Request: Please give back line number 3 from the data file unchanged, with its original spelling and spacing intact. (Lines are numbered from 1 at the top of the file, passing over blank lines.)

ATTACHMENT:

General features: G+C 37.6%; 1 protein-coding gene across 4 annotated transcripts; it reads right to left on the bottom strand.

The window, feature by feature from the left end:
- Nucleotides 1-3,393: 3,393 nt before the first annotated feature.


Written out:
- Nucleotides 1-3,393: 3,393 nt before the first annotated feature.